10 Communication Statistics from the North American Communication Monitor

This week, AMD Creative is stoked to break down some communication industry trends and statistics. We know many of our followers work in communication and marketing. From agencies to nonprofits to corporate communications, the Plank Center recently completed their North American Communications Monitor that break down EVERYTHING.

We wanted to share a few highlights from the Plank Center’s extensive research study based on a survey that 1,020 professionals completed. 50% of respondents were male and 50% of respondents were female. To see the full demographic breakdown, check out this quick summary infographic of their study. You can download the entire North American Communication Monitor (NACM) study and view all supporting information via this page on their website.

  1. Women reported a much lower level of satisfaction with their job.

Photo by  Tim Mossholder  on  Unsplash

According to the NACM, this was for four reasons:

  1. “My tasks are less interesting and challenging.”

  2. “The job does not have a high status.”

  3. “The salary is inadequate.”

  4. “The career opportunities are less promising.”

Additionally, the NACM reports that “female practitioners in this year’s survey were most concerned with the challenge of addressing more audiences and channels with only limited resources. Male practitioners’ concerns focused on dealing with false information, reinforcing the impact of fake news. “

The question becomes, how can we empower women in communication with more resources to reach more channels and audiences? How can we be more inclusive of females by addressing concerns of the lack of challenge in a job and feeling important? How can we create more promising career opportunities for female professionals?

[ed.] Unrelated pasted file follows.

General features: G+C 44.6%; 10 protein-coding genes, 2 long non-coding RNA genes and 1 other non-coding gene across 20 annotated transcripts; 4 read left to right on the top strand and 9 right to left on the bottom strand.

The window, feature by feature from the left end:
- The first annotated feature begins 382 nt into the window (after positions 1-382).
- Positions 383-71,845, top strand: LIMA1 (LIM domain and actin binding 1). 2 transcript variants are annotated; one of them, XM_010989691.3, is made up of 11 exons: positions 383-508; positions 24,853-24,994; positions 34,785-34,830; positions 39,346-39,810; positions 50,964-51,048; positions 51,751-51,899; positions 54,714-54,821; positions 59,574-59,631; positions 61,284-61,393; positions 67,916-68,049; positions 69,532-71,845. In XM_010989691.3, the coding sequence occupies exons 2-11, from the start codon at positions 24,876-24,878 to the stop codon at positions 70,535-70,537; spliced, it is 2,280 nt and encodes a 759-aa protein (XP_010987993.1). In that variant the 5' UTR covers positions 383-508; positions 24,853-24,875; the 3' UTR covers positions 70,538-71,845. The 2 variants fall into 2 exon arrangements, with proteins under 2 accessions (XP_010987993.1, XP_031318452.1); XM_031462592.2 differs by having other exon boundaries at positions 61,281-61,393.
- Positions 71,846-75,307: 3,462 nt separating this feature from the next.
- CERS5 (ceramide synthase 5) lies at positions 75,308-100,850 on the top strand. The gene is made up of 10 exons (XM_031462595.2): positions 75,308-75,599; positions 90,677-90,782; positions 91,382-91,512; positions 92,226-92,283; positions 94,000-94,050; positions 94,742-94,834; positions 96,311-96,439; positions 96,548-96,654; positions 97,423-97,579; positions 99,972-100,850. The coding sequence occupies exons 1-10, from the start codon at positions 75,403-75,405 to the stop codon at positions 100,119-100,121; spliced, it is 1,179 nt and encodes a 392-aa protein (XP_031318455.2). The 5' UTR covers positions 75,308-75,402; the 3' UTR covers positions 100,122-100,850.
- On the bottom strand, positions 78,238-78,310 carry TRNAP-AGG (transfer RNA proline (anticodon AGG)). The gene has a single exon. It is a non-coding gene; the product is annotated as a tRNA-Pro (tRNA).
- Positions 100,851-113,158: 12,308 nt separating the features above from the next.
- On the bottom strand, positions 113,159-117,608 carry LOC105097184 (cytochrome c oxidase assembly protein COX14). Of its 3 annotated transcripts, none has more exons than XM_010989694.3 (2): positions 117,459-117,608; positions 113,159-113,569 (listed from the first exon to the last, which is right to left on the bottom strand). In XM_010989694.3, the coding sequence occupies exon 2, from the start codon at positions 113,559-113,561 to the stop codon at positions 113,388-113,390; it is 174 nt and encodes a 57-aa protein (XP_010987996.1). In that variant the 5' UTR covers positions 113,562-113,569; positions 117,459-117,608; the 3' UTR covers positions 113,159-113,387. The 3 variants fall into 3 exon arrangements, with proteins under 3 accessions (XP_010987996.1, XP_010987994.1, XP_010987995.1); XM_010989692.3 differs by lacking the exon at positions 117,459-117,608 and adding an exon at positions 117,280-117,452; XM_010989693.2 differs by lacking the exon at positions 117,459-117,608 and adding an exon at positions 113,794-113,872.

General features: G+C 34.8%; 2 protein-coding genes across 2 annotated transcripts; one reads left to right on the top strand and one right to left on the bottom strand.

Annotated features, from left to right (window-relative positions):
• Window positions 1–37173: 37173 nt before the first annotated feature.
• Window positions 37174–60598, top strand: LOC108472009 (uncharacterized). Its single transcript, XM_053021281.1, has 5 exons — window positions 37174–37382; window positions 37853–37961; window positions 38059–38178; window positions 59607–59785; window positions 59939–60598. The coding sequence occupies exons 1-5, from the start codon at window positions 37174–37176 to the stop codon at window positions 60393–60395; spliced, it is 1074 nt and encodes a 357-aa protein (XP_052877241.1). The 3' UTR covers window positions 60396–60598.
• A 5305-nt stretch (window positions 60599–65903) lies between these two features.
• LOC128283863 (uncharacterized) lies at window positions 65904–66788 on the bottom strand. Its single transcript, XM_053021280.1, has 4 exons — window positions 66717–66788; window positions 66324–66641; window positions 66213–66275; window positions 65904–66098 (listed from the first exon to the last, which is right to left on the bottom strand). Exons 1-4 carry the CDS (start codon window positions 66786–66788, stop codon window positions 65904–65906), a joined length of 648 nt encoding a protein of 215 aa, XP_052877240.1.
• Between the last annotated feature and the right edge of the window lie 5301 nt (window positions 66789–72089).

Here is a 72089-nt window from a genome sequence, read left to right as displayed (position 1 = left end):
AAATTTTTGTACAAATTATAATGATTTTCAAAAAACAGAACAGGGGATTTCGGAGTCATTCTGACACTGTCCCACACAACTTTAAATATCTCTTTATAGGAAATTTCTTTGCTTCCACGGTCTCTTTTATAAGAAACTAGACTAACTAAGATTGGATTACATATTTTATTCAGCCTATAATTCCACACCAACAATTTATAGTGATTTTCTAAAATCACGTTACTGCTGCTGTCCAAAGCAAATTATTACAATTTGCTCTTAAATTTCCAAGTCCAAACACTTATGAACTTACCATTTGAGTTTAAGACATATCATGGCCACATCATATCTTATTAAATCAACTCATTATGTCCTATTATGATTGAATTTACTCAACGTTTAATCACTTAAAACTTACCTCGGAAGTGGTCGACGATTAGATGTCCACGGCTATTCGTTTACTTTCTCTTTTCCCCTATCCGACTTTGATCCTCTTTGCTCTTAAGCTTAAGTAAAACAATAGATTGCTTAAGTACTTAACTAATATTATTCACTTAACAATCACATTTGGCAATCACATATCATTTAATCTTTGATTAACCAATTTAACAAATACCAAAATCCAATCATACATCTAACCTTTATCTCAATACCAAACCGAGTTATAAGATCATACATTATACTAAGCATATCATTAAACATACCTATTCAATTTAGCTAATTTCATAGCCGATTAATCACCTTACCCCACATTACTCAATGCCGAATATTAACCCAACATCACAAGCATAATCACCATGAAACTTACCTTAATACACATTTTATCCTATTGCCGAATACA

2. 71.9% of surveyed communications professionals agree that their leader is an excellent leader.

On this question, there was little discrepancy between the way men and women responded. It seems like there are some strong leaders in the communications field, which gives professionals who are young in their career the opportunity to find a mentor and someone to look up to for guidance.

Although the NACM survey showed that leaders typically rated themselves much higher than their subordinates, the satisfaction levels with leaders in the communication field is still relatively high.

A boss can make or break a working experience in any industry, so it is a huge positive note for the communications to 71.9% of leaders qualify as excellent.


3. 81.3% of respondents felt that their associates or fellow employees are committed to doing quality work.

Photo by  Austin Distel  on  Unsplash

Communications professionals seem to view their coworkers and peers in a positive light. Working in communications has a notorious reputation for being competitive, but it’s extremely telling to see that professionals rate each others’ commitment to quality work so high.

What may be at the heart of this statistic is mutual respect for one another. Seeing quality work in another person requires recognition and a positive culture. This statistic was particularly hopeful and a potential sign of our industry transitioning into a more collaborative field.


4. Communication professionals in private companies reported the highest job engagement, while governmental communication professionals reported the lowest job engagement.

Job engagement index:

Public 60.9%

Private 65.3%

Governmental 58.1%

Nonprofit 60.7%

In government work in general, the burnout rate seems to be relatively high, so it is not surprising that the governmental communications professionals felt the least engagement compared to the other categories. What was interesting was the highest engagement reports coming from private companies. This could potentially come from a stronger overall sense of purpose and connection to the private company and mission that the communications professional experiences.